MSU group speaks out against extremism

Austin Montgomery
City Reporter

The Mississippi State University Dialogue Student Association will host the 11th annual "Dialogue And Friendship Dinner & Award Ceremony" at 6:30 p.m., Thursday, March 31 at the Hunter Henry Center, 100 Hunter Henry Blvd., to promote cultural diversity and interfaith understanding in Starkville.

The event will reach different racial and religious backgrounds in the area to foster a constructive dialogue in speaking out against religious and ideological extremism.

"The dialogue association is focused on having people together to show that we can live with peace and we can discuss our differences but to facilitate understanding," said Ali Akgul, secretary of the Dialogue Student Association.

Before the dinner, the group will open the ceremony in prayers from Christian, Jewish, Hindu, Buddhist and Muslim backgrounds, Akgul said.

"Interfaith dialogue is occurring more frequently on university campuses and communities throughout the nation," said MSU Assistant Director of Student Leadership Meggan Franks. "It is an exercise in getting to know other members of our community that have different religious and non-religious beliefs and learning how to coexist. It also serves to strengthen one’s faith identity." 

Last August, a Starkville man was arrested with his fiancee after trying to join the Islamic State terrorist organization via flying to Turkey and escaping into IS-controlled Syria. On March 11, Muhammad Dakhlalla pled guilty to providing material support to terrorism and faces up to 20 years in prison.

"Extremism in religion is hurting people," Akgul said. "We had a bad experience in Starkville also. We weren't expecting anything like that in our small city. It can happen in every city in the world."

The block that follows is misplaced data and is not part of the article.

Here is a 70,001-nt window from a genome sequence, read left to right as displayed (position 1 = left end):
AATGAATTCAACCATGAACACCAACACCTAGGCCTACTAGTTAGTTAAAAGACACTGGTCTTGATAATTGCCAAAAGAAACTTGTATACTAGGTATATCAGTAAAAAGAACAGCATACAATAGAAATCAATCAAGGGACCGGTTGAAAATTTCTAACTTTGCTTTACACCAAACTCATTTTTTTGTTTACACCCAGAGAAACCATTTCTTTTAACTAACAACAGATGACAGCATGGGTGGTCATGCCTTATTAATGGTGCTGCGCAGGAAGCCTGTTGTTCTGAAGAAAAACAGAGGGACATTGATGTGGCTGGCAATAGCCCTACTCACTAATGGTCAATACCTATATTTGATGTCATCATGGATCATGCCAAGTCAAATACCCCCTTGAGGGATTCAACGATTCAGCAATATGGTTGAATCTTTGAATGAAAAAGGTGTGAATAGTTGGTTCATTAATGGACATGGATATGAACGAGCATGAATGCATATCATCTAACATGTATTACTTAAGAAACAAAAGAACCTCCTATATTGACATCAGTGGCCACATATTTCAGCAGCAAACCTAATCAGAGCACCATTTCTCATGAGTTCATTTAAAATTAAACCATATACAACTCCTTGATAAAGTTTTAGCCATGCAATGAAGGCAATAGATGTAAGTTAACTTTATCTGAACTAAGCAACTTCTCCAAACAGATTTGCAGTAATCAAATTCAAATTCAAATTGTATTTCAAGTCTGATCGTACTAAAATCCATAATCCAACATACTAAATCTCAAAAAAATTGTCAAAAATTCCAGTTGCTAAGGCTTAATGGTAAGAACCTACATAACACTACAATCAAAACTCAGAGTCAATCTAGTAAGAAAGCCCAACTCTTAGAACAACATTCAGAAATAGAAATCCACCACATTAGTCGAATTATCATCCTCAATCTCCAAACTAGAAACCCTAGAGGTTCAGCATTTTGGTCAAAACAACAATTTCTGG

Dakhlalla's fiancee, Jaelyn Delshaun Young, of Vicksburg, has a trial date set for June 6. No sentencing date has been set for Dakhlalla. The pair remain in jail without bond in Oxford.

"We are trying to get people together," Akgul said. "It will work much better by having everyone with each other. This year it will be good. It's relevant."

Mayor Parker Wiseman spoke fondly of the unity event.

"It's usually a wonderful experience of blending together many different cultures to commit to the work of promoting a community that is peaceful, loving, kind and tolerant," Wiseman said.

The group works closely with the Dialogue Institute of Mississippi, an organization that looks to spark cultural appreciation and interfaith understanding by hosting trips for academics and students to Turkey.

Associate Dean of Students and Director of Student Leadership and Community Engagement at MSU Cade Smith traveled with the group to Turkey last summer.

"We can make the world smaller and our hearts bigger through interfaith dialogue and breaking bread together," Smith said. "This evening is a perfect way to open your heart, share your thoughts, and make a new friend."

The event is invitation-only, but for more information on attending, contact the group at

"The dinner is an important annual event that brings members of our faith and non-faith community together to discuss issues facing our community and our nation," Franks said. "It also increases interfaith understanding and cooperation on campus and within the local community."